Hi 50percent. I was in the same kind of marriage. He was co-dependant from issues with his family, passive aggressive but he was also a good person. Sadly he was a good person and friend to everyone but me. For him, being a people pleaser, everyone else came first. I agree its not a pleasant way to live. Great analogy about a person drowning!! Hugs to both of you.

I’m sorry that your husband isn’t very supportive, that must be very hard for you. How do you cope?

Your analogy with the swimming person makes a lot of sense.

And yes I’m beginning to doubt he’ll ever change, 5 years is a long time to know and not do anything about it.

All_alone
All_alone in reply to Solidrain

Yes five years is quite a while. Please don't let it be almost thirty. Happiness is very important!! Hugs ❤❤

Dear Solidrain - Thank you for corresponding. How am I coping? Well, not very well, but I'm still searching to find comfort or security. For one thing, having conversations through this site has helped. For once I feel like I've been heard. I guess that's the first step. What's kept me alive is my faith in my savior. Second are my animals and pets. I am a total believer in pet/animal therapy. Right now, I as I type, I have a purring cat on my lap and my dogs near by. By nature, I'm a problem solver, but I can't seem to solve my own problems; sad, right? Since I could remember, I had some kind of hope with the preface: "It will get better when ...

I finish this grade in school

I get into middle school

I get into high school

I lose weight

I get to college

I have a career

I get married

I have my own family

etc... Did you ever think this way? Now that I'm 62, I am out of hope that it will get better and I'm out of chances to feel happy and worth anything to anyone. I've honestly tried my best to be a good person and treat others as I would like to be treated. So far it's mostly been a one way street and if someone does reciprocate kindness, I feel guilty that they were kind to me. It comes from no self worth. I think what hurts the most is my husband's actions was an example for my daughter. Even when I bluntly ask for help, it is clear that they are burdened to assist me, and the effort is minimal. What I find perplexing is it seems natural to help someone when you can with minimal effort, as in holding the door for someone when you can see they have their arms full. It's not rocket science to make someone else's day a tiny bit easier. Somehow, I turned into a door mat for people to step on and then walk away leaving me with their dirt.

I am going through the exact same thing right now with my boyfriend. He gets very frustrated when I get really bad and he talks to me more like a parent when they scold a child than a boyfriend trying to comfort his girlfriend. You saying it's a quick google search sounds just like me. It's scary haha. Tonight has been particularly worse so I have been googling myself, but I have been looking up how to be in a relationship when you have depression/anxiety. It gives a lot of good advice for us, as well. But I do think he should be putting in more work. Boys are dumb sometimes and truly don't see what they are doing wrong. I say look up some articles, find the ones that you think match up with how YOU feel the best (because everyone feels depression differently) and send them to him. If he cares he will read them. If not, then maybe ending the relationship is the best choice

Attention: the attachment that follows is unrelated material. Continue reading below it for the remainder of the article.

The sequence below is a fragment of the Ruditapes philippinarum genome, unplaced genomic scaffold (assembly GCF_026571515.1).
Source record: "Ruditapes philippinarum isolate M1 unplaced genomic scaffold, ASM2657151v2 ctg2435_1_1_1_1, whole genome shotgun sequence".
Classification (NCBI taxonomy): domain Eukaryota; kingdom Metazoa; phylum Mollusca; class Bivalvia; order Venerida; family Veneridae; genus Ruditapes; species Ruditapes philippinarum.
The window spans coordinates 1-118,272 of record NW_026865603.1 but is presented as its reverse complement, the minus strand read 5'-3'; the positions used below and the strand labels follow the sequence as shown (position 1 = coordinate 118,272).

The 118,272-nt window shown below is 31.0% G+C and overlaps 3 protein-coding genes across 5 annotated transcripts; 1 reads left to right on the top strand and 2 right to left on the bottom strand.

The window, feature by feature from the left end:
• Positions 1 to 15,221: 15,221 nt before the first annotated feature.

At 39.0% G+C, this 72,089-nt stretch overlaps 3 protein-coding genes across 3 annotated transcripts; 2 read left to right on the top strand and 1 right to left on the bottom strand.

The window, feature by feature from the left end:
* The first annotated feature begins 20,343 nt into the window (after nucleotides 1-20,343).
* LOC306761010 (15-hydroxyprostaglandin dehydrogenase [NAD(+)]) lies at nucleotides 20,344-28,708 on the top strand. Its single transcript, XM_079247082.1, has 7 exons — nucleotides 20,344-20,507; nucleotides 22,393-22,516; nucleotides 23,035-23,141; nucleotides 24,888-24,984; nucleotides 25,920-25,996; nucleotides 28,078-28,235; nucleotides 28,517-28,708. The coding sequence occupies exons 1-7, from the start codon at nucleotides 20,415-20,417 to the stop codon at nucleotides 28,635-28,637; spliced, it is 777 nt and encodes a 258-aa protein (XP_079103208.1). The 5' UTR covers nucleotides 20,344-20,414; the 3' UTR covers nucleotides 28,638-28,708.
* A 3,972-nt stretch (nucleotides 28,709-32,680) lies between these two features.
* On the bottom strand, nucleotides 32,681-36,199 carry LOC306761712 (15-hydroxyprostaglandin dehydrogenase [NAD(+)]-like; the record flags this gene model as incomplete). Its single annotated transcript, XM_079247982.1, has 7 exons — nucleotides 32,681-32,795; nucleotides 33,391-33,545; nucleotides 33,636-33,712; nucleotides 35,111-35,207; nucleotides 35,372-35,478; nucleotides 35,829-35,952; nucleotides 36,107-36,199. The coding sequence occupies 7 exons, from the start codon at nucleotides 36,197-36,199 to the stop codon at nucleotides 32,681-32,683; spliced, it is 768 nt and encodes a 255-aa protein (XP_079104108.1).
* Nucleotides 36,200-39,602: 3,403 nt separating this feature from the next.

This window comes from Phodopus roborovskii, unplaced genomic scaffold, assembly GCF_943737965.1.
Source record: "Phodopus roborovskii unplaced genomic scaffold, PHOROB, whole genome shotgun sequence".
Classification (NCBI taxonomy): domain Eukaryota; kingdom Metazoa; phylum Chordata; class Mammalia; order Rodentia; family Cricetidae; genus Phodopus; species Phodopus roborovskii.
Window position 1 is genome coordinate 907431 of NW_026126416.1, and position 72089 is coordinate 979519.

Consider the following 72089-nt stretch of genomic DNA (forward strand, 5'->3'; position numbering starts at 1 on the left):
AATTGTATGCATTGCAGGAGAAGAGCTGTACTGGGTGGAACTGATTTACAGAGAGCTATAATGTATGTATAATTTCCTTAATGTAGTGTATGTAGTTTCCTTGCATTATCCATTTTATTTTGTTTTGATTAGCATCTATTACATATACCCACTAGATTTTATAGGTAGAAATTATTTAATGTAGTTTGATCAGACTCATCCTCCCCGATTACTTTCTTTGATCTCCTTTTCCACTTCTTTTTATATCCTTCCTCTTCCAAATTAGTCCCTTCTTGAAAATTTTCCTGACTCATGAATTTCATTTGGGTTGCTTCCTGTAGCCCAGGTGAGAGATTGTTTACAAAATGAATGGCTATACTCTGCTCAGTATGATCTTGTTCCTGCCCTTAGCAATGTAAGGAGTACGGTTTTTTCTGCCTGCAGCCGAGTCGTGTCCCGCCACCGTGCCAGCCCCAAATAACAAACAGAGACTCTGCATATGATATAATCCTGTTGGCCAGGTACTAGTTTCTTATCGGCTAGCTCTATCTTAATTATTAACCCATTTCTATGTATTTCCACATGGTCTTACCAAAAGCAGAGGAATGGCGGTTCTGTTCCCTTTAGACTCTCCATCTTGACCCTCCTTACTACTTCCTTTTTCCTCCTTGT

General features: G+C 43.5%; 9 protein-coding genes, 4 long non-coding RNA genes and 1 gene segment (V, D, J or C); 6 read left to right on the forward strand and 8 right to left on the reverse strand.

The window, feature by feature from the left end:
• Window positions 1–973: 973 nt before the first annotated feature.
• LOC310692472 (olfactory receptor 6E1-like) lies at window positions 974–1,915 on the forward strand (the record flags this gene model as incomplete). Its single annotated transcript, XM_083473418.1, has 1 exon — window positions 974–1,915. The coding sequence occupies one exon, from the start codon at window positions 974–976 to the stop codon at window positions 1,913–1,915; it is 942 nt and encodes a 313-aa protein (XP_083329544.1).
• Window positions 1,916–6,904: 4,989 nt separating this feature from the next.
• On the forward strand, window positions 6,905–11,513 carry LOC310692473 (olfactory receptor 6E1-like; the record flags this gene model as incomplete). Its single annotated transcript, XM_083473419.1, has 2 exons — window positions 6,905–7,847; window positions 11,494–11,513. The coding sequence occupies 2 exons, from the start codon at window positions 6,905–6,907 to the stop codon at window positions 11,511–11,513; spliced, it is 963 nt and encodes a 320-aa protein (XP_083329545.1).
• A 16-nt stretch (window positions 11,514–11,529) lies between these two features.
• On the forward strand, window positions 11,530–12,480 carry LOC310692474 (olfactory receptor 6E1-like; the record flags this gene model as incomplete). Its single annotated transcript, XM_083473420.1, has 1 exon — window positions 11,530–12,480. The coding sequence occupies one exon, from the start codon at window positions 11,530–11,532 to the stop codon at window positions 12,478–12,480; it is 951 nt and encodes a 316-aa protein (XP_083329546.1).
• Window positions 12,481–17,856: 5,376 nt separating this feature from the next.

I’m sorry to hear you’re going through the same thing as me, it’s so hard! The people that are supposed to love and care for you can do so in every other way than this.

And haha yes boys are dumb sometimes😂

Maybe more education is the way to go. I’m not ready yet to end the relationship, but I guess it’s something I need to start to consider more.

Ardraven
Ardraven in reply to Solidrain

I am terribly offended by all these very sexist remarks. If I reacted to my ex's complete lack of effort, understanding and emotional intelligence by writing a post including the words "girls are dumb" even with a qualifier I would be howled down and mercilessly re-educated. Dumbness is not a gender specific issue. It's a dumbness issue lol

All boys are dumb 🙃 just like all girls are crazy. Whatever you like, You just have to pick your favorite dumb boy or crazy girl 🙃 your ex's lack of effort could have very well been because she was dumb. I dont know her. If you are a boy you are dumb (HOW dumb is up to the boy) but if you are dumb it doesn't mean you are a boy. It's a joke but it's not but it is. I do know what you mean though. I will try to refrain from saying all boys are dumb from now on. I'll just say "this boy is dumb" (not you, just whoever I will be talking about in the future) sorry to offend you buddy

I know I'm crazy and I think I'm not remotely dumb. You've given me a gender identity crisis now!

I guess it's possible I'm too much of a boy to realise how dumb I am lol

Don't you wish all disagreements could go like this? 😂 these days people are so quick to attack. Thanks for being cool about it. Good luck with your gender identity crisis 😉😂 have a great day!

I'd always rather make a point with humour than anger if I'm given the option. The world needs more laughter but has more than enough angst already.

I was raised not to make generalisations about women cause of their gender and I have always kept it up. People are so incredibly diverse that generalisations are always going to marginalise some people whether a majority or a minority. They're not helpful enough for me to miss making sexist ones.

I just can't help pointing out when I'm not afforded the same consideration. I don't know how old you are and it could be just me but I've noticed much more negative stereotyping of men by women in the past 10 years than I did before then. I point it out so that people can think about it and because as someone who doesn't do the same in reverse I can point it out without being written off as an obvious hypocrite. That doesn't mean it's really enough to offend me. Life's too short to assign that much power to the small stuff and I've lived it enough to grow a fairly thick skin.

50percentMe